The bc command has added the float numbers 3.1416 and 1.5 and the echo command has printed the result on the terminal.The image shows that the bc command has added the float numbers 3.1416 and 1.5 and the echo command has printed the result on the terminal.

C. Adding Floating-Point Numbers in Bash Using “awk” Command

The awk command command is helpful to do the mathematical addition without further compilation. In this example, I will pass two variables to the awk command incorporating the pipe command.

If you prefer to use awk for adding floating-point numbers in Bash, you can follow this example script:

#!/bin/bash

#two arguments are added utilizing the awk command and then printed on the terminal utilizing echo command
echo 1.5 3.3 | awk '{print $1 + $2}'
EXPLANATION

The echo 1.5 3.3 | awk '{print $1 + $2}' command has passed 1.5 and 3.3 as $1 and $2 to the awk command which has added these two numbers by + sign. And finally, the echo command has printed the result.

The awk command has added 1.5 and 3.3 and the echo command has printed the result on the terminal.The image shows that the awk command has added 1.5 and 3.3 and the echo command has printed the result on the terminal.

Conclusion

Here I have demonstrated some approaches to adding bash variables. I hope, after going through this article, you will be productive enough to do bash variable addition whenever necessary.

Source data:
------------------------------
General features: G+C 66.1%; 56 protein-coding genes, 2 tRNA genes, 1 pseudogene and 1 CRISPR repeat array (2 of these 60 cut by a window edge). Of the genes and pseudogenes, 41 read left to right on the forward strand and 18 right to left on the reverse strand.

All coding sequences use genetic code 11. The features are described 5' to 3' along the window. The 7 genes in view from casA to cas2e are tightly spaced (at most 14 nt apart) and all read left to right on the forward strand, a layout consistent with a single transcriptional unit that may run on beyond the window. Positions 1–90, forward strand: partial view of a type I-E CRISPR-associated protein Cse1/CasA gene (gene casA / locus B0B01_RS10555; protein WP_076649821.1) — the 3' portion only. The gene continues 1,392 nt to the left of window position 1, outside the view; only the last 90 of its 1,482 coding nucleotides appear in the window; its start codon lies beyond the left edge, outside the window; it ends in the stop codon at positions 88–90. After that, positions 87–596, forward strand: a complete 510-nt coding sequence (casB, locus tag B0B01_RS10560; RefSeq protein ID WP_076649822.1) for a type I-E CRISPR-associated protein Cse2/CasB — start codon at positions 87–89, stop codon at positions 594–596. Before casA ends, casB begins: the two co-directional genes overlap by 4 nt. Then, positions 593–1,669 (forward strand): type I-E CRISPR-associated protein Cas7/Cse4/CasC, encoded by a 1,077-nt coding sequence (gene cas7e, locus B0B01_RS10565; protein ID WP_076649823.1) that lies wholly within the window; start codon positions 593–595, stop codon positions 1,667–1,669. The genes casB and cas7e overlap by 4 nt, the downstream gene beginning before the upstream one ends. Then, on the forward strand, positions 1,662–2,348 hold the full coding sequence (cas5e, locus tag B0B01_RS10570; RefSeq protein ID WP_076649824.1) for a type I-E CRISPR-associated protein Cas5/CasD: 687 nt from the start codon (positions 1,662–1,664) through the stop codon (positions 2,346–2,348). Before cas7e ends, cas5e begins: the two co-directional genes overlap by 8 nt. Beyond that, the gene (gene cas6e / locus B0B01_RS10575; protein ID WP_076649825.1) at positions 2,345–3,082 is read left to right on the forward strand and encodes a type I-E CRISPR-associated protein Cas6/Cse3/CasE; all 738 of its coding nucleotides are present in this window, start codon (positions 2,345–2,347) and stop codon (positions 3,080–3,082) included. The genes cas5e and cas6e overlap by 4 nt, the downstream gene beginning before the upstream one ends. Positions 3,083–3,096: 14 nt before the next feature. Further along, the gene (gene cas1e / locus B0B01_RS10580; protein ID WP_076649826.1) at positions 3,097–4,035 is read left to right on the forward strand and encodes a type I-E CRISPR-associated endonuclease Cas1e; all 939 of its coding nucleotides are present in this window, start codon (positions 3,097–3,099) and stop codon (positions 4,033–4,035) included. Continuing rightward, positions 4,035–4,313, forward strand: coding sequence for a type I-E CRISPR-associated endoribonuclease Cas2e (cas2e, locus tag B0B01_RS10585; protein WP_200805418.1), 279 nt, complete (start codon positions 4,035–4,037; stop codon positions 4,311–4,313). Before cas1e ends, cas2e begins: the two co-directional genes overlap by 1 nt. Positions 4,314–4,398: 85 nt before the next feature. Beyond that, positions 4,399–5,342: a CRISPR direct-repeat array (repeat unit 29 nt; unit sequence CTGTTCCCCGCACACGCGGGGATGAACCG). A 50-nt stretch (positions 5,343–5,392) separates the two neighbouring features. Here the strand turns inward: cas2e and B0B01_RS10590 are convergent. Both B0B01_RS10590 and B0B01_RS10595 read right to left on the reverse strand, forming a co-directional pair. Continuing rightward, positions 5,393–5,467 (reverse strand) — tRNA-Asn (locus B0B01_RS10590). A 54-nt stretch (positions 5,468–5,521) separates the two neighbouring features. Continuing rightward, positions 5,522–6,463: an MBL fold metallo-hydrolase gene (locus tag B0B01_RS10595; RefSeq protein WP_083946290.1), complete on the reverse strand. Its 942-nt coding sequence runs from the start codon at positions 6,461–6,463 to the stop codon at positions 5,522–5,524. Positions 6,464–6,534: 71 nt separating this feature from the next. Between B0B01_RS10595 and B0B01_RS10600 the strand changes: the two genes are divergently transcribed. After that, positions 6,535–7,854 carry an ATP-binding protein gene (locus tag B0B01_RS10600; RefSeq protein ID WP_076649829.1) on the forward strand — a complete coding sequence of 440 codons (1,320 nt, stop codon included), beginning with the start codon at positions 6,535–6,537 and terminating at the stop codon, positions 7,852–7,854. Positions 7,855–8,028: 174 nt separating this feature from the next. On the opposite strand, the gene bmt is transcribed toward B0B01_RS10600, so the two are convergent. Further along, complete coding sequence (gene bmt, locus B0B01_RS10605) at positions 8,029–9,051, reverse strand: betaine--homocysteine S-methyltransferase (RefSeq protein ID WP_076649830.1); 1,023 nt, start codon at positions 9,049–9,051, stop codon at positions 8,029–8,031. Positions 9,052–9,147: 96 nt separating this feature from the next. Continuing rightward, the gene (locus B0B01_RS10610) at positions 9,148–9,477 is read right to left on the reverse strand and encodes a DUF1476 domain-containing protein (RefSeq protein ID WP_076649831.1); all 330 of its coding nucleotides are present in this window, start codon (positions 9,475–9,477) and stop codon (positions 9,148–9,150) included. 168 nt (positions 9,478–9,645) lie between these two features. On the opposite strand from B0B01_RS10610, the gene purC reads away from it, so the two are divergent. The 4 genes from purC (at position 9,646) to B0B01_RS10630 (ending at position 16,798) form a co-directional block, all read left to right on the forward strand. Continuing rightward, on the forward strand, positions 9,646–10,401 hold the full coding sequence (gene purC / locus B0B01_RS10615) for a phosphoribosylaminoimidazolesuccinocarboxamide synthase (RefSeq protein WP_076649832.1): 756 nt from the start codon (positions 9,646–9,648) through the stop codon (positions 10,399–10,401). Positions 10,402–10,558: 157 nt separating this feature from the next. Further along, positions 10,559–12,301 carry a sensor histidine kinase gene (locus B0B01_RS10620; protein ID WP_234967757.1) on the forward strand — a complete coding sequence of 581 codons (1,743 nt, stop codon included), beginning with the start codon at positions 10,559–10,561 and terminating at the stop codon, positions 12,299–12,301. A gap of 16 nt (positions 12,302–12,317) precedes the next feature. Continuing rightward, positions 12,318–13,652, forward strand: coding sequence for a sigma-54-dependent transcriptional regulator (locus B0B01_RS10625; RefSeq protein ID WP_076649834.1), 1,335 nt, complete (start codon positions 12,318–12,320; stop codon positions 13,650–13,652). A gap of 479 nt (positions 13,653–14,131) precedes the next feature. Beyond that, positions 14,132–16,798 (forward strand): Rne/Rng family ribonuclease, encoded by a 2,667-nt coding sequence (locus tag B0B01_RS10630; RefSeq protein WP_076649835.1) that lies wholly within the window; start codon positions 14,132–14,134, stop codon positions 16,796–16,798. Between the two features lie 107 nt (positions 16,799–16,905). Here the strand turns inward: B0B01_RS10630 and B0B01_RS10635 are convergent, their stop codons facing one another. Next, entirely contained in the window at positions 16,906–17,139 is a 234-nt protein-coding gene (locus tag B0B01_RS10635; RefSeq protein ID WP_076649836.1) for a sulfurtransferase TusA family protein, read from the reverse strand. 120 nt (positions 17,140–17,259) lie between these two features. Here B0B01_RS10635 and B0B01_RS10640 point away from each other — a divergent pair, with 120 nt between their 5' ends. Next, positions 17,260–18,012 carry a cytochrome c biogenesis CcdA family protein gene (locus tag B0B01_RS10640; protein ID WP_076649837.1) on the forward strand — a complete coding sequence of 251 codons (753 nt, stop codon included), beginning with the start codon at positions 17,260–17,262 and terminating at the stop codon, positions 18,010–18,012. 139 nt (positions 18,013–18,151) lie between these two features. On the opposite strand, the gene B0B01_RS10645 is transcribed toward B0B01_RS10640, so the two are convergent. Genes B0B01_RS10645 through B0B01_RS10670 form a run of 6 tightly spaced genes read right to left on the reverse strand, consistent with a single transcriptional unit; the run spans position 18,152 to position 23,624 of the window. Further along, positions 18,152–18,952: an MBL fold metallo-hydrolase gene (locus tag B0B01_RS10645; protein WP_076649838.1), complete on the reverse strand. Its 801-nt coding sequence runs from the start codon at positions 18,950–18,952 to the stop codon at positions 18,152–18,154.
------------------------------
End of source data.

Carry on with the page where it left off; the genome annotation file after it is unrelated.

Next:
People Also Ask

How do I increase the variable value in Bash?

You can increase variable value Using Increment (++) Operators in Bash. When using the ++ operator as a prefix like ++var. Then first the value of the variable is incremented by 1, and it returns the value. When using the ++ operator as a postfix like var++. Then first original value will returned and after that, the value incremented by 1.

How do you add variables together in Bash?

To add variables together in Bash, you can use the ((…)) syntax for arithmetic expansion. Here’s an example:

#!/bin/bash

# Assuming num1 and num2 are variables with numeric values
num1=10
num2=5

# Add the values of num1 and num2 and store the result in a variable
result=$((num1 + num2))

# Print the result
echo "The sum of $num1 and $num2 is: $result"

What are functions called in Bash?

A bash function is a method, programmers commonly use in shell scripts to group reusable code blocks. This feature is available for most programming languages, known under different names such as procedures, methods, or subroutines.

What is “i++” in Bash?

In Bash, ++ is not used as an increment operator like it is in some other programming languages. Bash doesn’t have a direct increment operator like ++ or . However, you can increment a variable using other constructs.

Here’s an example using the let command:

#!/bin/bash

# Assuming i is a variable with a numeric value
i=5

# Increment i by 1
let "i++"

# Print the result
echo "The value of i after incrementing: $i"

In this example, let "i++" increments the value of the variable i by 1. After this operation, the script prints the updated value of i. You can use similar constructs with other arithmetic operations to achieve the desired increment behaviour in Bash.

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Susmit Das Gupta

Hello everyone. I am Susmit Das Gupta, currently working as a Linux Content Developer Executive at SOFTEKO. I am a Mechanical Engineering graduate from Bangladesh University of Engineering and Technology. Besides my routine works, I find interest in going through new things, exploring new places, and capturing landscapes. Read Full Bio